This post is by Hannah Roberts. Hannah is currently a PhD Student in the School of Earth, Atmospheric and Environmental Sciences
Public engagement. Whether you have participated or not, the term is a well-known one used to describe the interactions between specialists and non-specialists. It covers a broad range of areas including festivals, science centres, outreach, school programmes and much more, where the level of knowledge presented is adapted depending on the audience.
It may sound like you need certain qualifications to become involved in public engagement as a researcher, but from my experience there is nothing more important than your enthusiasm and passion for a subject. The dullest topic can become exciting if it is pitched correctly.
Your ability to communicate with an audience is something that is vitally important, but that can also be learnt. The University offers training courses that you can attend to develop your skills. These include both science communication and public engagement which can provide you with further opportunities.
For me, public engagement is something that I not only thoroughly enjoy, but also find rewarding. I have always been an active communicator but I first developed my skills whilst working at Techniquest Glyndwr, a STEM education centre. Here I learned how to take a complicated subject, and convert the content into a way that a range of school ages would understand. An excellent way of doing this was through using visual demonstrations and getting the audience involved.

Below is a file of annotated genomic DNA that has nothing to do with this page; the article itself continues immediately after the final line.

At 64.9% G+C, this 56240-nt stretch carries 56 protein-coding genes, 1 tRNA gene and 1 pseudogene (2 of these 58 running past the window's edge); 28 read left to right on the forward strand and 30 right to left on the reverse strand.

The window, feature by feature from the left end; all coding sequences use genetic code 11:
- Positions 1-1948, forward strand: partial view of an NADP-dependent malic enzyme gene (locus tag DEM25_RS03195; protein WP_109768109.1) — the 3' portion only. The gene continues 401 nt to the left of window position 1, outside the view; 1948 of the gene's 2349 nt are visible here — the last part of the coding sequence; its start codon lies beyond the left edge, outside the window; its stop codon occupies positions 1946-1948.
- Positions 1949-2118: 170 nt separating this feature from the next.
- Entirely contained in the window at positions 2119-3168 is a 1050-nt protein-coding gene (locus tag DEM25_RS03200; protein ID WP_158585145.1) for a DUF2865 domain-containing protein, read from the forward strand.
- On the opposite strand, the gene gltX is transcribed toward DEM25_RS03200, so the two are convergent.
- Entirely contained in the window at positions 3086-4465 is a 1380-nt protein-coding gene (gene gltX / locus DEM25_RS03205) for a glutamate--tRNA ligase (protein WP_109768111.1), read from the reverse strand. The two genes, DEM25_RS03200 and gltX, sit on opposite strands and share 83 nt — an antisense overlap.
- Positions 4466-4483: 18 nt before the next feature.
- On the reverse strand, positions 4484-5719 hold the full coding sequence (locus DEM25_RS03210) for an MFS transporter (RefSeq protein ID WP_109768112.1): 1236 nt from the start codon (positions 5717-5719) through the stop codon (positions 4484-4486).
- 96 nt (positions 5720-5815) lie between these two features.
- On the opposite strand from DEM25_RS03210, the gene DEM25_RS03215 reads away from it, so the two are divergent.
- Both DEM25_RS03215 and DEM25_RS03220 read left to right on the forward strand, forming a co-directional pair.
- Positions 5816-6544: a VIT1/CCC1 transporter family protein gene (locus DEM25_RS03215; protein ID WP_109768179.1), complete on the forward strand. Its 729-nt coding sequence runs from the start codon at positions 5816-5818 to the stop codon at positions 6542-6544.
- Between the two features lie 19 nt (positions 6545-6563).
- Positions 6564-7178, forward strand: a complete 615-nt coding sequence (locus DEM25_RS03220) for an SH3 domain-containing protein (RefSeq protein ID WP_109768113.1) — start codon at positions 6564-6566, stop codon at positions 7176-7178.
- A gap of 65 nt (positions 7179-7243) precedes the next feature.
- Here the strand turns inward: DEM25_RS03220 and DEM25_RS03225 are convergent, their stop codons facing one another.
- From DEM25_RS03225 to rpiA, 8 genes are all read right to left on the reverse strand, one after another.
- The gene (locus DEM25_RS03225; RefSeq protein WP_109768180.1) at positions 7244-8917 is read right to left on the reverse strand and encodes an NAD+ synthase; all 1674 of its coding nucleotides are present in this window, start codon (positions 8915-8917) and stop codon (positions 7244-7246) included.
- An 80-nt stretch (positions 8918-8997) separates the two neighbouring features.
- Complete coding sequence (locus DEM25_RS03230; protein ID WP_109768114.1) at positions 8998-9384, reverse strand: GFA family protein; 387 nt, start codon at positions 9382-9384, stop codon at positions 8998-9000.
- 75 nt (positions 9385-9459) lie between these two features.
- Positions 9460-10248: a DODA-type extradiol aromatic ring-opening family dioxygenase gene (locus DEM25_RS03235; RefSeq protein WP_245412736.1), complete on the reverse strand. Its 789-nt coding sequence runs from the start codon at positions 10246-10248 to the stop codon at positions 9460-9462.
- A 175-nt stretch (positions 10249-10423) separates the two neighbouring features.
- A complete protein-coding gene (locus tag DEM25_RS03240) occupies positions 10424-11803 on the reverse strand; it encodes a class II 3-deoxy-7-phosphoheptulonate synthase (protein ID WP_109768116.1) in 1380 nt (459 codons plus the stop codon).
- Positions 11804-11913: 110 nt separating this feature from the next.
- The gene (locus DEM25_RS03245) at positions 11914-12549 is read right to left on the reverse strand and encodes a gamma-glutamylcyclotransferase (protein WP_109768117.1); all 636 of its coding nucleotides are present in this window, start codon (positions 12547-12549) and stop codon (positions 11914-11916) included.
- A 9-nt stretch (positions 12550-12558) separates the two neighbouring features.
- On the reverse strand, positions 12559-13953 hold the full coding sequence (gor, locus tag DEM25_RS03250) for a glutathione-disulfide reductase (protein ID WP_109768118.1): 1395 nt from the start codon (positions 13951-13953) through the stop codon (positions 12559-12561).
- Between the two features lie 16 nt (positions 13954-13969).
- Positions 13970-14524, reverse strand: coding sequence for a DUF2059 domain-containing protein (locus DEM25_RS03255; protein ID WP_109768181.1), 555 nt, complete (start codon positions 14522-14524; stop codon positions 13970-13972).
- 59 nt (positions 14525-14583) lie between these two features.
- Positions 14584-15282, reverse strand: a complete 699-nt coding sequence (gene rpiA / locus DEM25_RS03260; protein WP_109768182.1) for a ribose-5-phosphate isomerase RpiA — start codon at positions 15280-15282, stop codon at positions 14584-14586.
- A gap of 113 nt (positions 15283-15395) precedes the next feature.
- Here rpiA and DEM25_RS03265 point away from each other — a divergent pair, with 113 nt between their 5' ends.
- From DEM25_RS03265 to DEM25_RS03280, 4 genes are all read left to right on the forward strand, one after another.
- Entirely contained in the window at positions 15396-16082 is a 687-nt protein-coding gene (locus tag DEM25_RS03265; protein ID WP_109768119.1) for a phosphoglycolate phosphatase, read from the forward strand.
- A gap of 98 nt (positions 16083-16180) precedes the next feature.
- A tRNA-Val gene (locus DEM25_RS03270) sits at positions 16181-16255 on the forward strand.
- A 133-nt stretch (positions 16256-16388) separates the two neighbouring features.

Since starting at Manchester, I wanted to ensure that I did not lose any of these skills that I had developed. I saw that a call had been put out for science buskers, and so after applying to become involved, I attended the science communication training. Science busking features at many Manchester events hosted by the University, including the Science Spectacular event that is held every year at Manchester Science Festival. The event showcases exhibits from across Manchester, raising public awareness of what is happening across the STEM community. This year saw over 500 people attend the event with a wide range of engaging activities.
My advice for finding and getting involved in these activities is to not be afraid of contacting people to find out a bit more. Information on different public engagement activities is available all over the web and is regularly sent out in email on a weekly basis.
Take the chance. What will you get involved in?